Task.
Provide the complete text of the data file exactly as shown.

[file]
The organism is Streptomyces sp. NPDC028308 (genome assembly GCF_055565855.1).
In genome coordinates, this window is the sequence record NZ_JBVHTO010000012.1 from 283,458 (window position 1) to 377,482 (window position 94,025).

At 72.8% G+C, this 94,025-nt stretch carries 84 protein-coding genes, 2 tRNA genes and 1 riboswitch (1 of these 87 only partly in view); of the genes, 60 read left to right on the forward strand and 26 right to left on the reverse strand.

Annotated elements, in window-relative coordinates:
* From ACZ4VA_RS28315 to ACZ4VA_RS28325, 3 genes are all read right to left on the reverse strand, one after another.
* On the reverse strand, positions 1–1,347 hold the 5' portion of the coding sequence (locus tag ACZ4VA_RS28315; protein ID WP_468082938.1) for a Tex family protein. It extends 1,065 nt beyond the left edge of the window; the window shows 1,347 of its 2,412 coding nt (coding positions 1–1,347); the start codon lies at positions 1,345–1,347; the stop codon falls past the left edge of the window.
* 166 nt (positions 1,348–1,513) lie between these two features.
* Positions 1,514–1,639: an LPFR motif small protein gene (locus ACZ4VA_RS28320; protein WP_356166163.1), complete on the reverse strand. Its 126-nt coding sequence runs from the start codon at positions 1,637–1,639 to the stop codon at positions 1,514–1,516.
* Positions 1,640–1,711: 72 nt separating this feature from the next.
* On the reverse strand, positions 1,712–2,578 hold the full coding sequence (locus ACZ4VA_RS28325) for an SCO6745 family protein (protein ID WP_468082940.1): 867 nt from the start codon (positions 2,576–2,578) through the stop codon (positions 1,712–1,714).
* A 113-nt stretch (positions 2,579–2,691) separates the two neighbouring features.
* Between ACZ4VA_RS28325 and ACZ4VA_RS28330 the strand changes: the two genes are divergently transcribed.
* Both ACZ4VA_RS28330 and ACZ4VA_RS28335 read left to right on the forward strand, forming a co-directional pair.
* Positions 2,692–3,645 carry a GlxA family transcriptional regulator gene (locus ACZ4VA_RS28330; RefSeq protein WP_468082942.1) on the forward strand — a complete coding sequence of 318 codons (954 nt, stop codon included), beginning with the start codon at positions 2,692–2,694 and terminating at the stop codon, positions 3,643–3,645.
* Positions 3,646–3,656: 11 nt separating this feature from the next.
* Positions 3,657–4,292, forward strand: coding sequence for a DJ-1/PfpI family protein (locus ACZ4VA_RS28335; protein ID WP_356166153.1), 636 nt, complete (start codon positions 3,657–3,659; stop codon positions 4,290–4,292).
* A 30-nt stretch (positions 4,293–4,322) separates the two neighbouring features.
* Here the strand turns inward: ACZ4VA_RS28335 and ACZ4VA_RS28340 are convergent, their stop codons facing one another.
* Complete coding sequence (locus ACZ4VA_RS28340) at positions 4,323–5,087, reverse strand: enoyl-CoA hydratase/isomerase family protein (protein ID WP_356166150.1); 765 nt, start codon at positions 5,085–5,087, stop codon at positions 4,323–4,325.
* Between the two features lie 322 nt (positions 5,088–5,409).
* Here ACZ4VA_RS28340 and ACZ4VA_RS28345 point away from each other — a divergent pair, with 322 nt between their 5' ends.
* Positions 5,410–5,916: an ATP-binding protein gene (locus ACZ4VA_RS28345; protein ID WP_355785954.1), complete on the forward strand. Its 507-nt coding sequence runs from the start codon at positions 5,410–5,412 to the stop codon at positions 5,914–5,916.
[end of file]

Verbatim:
The organism is Streptomyces sp. NPDC028308 (genome assembly GCF_055565855.1).
In genome coordinates, this window is the sequence record NZ_JBVHTO010000012.1 from 283,458 (window position 1) to 377,482 (window position 94,025).

At 72.8% G+C, this 94,025-nt stretch carries 84 protein-coding genes, 2 tRNA genes and 1 riboswitch (1 of these 87 only partly in view); of the genes, 60 read left to right on the forward strand and 26 right to left on the reverse strand.

Annotated elements, in window-relative coordinates:
* From ACZ4VA_RS28315 to ACZ4VA_RS28325, 3 genes are all read right to left on the reverse strand, one after another.
* On the reverse strand, positions 1–1,347 hold the 5' portion of the coding sequence (locus tag ACZ4VA_RS28315; protein ID WP_468082938.1) for a Tex family protein. It extends 1,065 nt beyond the left edge of the window; the window shows 1,347 of its 2,412 coding nt (coding positions 1–1,347); the start codon lies at positions 1,345–1,347; the stop codon falls past the left edge of the window.
* 166 nt (positions 1,348–1,513) lie between these two features.
* Positions 1,514–1,639: an LPFR motif small protein gene (locus ACZ4VA_RS28320; protein WP_356166163.1), complete on the reverse strand. Its 126-nt coding sequence runs from the start codon at positions 1,637–1,639 to the stop codon at positions 1,514–1,516.
* Positions 1,640–1,711: 72 nt separating this feature from the next.
* On the reverse strand, positions 1,712–2,578 hold the full coding sequence (locus ACZ4VA_RS28325) for an SCO6745 family protein (protein ID WP_468082940.1): 867 nt from the start codon (positions 2,576–2,578) through the stop codon (positions 1,712–1,714).
* A 113-nt stretch (positions 2,579–2,691) separates the two neighbouring features.
* Between ACZ4VA_RS28325 and ACZ4VA_RS28330 the strand changes: the two genes are divergently transcribed.
* Both ACZ4VA_RS28330 and ACZ4VA_RS28335 read left to right on the forward strand, forming a co-directional pair.
* Positions 2,692–3,645 carry a GlxA family transcriptional regulator gene (locus ACZ4VA_RS28330; RefSeq protein WP_468082942.1) on the forward strand — a complete coding sequence of 318 codons (954 nt, stop codon included), beginning with the start codon at positions 2,692–2,694 and terminating at the stop codon, positions 3,643–3,645.
* Positions 3,646–3,656: 11 nt separating this feature from the next.
* Positions 3,657–4,292, forward strand: coding sequence for a DJ-1/PfpI family protein (locus ACZ4VA_RS28335; protein ID WP_356166153.1), 636 nt, complete (start codon positions 3,657–3,659; stop codon positions 4,290–4,292).
* A 30-nt stretch (positions 4,293–4,322) separates the two neighbouring features.
* Here the strand turns inward: ACZ4VA_RS28335 and ACZ4VA_RS28340 are convergent, their stop codons facing one another.
* Complete coding sequence (locus ACZ4VA_RS28340) at positions 4,323–5,087, reverse strand: enoyl-CoA hydratase/isomerase family protein (protein ID WP_356166150.1); 765 nt, start codon at positions 5,085–5,087, stop codon at positions 4,323–4,325.
* Between the two features lie 322 nt (positions 5,088–5,409).
* Here ACZ4VA_RS28340 and ACZ4VA_RS28345 point away from each other — a divergent pair, with 322 nt between their 5' ends.
* Positions 5,410–5,916: an ATP-binding protein gene (locus ACZ4VA_RS28345; protein ID WP_355785954.1), complete on the forward strand. Its 507-nt coding sequence runs from the start codon at positions 5,410–5,412 to the stop codon at positions 5,914–5,916.